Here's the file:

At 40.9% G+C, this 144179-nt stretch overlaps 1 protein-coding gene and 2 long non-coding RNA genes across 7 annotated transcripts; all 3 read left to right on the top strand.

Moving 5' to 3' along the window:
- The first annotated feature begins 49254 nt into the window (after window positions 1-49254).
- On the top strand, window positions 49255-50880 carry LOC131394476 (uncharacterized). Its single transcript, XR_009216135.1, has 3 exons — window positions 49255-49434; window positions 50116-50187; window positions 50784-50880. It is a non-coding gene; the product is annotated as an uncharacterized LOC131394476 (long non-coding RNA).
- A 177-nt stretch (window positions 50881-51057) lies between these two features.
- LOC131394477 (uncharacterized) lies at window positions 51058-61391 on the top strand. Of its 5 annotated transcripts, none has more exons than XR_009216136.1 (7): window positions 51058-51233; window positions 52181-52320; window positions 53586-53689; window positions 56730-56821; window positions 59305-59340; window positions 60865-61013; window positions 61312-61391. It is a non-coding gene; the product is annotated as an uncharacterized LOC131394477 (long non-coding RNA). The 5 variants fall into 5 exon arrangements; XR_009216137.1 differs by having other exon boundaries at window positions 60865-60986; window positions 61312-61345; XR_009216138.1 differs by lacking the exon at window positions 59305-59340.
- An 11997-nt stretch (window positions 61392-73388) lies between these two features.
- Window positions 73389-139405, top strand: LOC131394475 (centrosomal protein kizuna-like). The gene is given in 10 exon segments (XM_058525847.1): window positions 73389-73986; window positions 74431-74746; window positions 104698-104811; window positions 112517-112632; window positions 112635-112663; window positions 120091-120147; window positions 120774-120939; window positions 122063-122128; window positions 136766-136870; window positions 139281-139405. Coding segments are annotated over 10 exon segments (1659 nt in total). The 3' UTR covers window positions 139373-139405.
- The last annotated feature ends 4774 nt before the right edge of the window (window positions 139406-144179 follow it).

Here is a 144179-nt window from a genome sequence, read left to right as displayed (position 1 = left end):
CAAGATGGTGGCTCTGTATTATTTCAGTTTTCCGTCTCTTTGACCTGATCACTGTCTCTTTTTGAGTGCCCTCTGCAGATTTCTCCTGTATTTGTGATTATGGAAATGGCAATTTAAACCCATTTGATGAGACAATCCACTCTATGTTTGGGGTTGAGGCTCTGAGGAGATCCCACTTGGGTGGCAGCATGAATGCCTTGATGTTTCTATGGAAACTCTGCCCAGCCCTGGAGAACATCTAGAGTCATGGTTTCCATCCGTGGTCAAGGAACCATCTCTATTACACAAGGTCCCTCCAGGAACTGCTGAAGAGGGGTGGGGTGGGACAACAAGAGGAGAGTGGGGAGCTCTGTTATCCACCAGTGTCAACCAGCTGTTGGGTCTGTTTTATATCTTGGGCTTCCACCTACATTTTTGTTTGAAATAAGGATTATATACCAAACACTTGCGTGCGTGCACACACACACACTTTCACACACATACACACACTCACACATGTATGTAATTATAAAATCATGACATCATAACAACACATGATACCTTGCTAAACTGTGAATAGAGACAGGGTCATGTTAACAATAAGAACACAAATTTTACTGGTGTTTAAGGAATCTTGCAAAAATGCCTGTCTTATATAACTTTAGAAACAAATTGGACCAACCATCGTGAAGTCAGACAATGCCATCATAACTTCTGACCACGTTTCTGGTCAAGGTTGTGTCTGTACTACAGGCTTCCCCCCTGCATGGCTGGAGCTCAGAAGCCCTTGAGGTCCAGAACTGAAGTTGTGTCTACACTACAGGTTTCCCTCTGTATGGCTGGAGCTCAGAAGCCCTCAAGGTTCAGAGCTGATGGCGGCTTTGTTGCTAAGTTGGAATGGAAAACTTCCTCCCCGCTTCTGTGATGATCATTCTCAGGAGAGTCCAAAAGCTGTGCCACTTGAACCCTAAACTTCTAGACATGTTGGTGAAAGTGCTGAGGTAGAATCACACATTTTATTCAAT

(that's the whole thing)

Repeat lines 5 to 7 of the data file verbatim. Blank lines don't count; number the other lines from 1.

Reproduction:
- A 177-nt stretch (window positions 50881-51057) lies between these two features.
- LOC131394477 (uncharacterized) lies at window positions 51058-61391 on the top strand. Of its 5 annotated transcripts, none has more exons than XR_009216136.1 (7): window positions 51058-51233; window positions 52181-52320; window positions 53586-53689; window positions 56730-56821; window positions 59305-59340; window positions 60865-61013; window positions 61312-61391. It is a non-coding gene; the product is annotated as an uncharacterized LOC131394477 (long non-coding RNA). The 5 variants fall into 5 exon arrangements; XR_009216137.1 differs by having other exon boundaries at window positions 60865-60986; window positions 61312-61345; XR_009216138.1 differs by lacking the exon at window positions 59305-59340.
- An 11997-nt stretch (window positions 61392-73388) lies between these two features.